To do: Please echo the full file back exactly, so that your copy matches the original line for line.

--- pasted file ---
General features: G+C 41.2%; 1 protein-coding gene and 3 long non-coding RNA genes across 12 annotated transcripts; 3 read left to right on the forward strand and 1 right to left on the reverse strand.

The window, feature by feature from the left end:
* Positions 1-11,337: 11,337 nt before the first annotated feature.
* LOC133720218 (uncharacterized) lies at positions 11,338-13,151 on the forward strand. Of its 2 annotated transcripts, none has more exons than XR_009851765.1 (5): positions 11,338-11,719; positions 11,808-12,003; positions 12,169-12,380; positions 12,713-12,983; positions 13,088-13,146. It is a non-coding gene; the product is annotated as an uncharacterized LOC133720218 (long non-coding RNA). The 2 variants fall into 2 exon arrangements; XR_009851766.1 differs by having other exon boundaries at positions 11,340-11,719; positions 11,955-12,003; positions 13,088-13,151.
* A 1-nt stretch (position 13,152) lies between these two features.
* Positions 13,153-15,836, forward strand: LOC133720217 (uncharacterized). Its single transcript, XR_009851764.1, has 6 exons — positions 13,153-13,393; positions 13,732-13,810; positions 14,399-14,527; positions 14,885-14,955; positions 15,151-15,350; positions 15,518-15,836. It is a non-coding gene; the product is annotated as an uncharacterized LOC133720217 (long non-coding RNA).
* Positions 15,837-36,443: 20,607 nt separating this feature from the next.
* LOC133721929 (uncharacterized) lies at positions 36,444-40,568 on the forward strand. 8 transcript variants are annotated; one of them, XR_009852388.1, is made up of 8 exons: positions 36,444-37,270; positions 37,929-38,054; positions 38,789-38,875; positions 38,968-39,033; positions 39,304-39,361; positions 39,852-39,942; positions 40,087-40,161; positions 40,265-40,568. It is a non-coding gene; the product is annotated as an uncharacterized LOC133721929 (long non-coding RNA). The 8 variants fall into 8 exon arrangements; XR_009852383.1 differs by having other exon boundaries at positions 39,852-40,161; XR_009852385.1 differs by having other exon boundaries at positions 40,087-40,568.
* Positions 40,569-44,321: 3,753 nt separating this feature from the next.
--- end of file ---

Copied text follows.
General features: G+C 41.2%; 1 protein-coding gene and 3 long non-coding RNA genes across 12 annotated transcripts; 3 read left to right on the forward strand and 1 right to left on the reverse strand.

The window, feature by feature from the left end:
* Positions 1-11,337: 11,337 nt before the first annotated feature.
* LOC133720218 (uncharacterized) lies at positions 11,338-13,151 on the forward strand. Of its 2 annotated transcripts, none has more exons than XR_009851765.1 (5): positions 11,338-11,719; positions 11,808-12,003; positions 12,169-12,380; positions 12,713-12,983; positions 13,088-13,146. It is a non-coding gene; the product is annotated as an uncharacterized LOC133720218 (long non-coding RNA). The 2 variants fall into 2 exon arrangements; XR_009851766.1 differs by having other exon boundaries at positions 11,340-11,719; positions 11,955-12,003; positions 13,088-13,151.
* A 1-nt stretch (position 13,152) lies between these two features.
* Positions 13,153-15,836, forward strand: LOC133720217 (uncharacterized). Its single transcript, XR_009851764.1, has 6 exons — positions 13,153-13,393; positions 13,732-13,810; positions 14,399-14,527; positions 14,885-14,955; positions 15,151-15,350; positions 15,518-15,836. It is a non-coding gene; the product is annotated as an uncharacterized LOC133720217 (long non-coding RNA).
* Positions 15,837-36,443: 20,607 nt separating this feature from the next.
* LOC133721929 (uncharacterized) lies at positions 36,444-40,568 on the forward strand. 8 transcript variants are annotated; one of them, XR_009852388.1, is made up of 8 exons: positions 36,444-37,270; positions 37,929-38,054; positions 38,789-38,875; positions 38,968-39,033; positions 39,304-39,361; positions 39,852-39,942; positions 40,087-40,161; positions 40,265-40,568. It is a non-coding gene; the product is annotated as an uncharacterized LOC133721929 (long non-coding RNA). The 8 variants fall into 8 exon arrangements; XR_009852383.1 differs by having other exon boundaries at positions 39,852-40,161; XR_009852385.1 differs by having other exon boundaries at positions 40,087-40,568.
* Positions 40,569-44,321: 3,753 nt separating this feature from the next.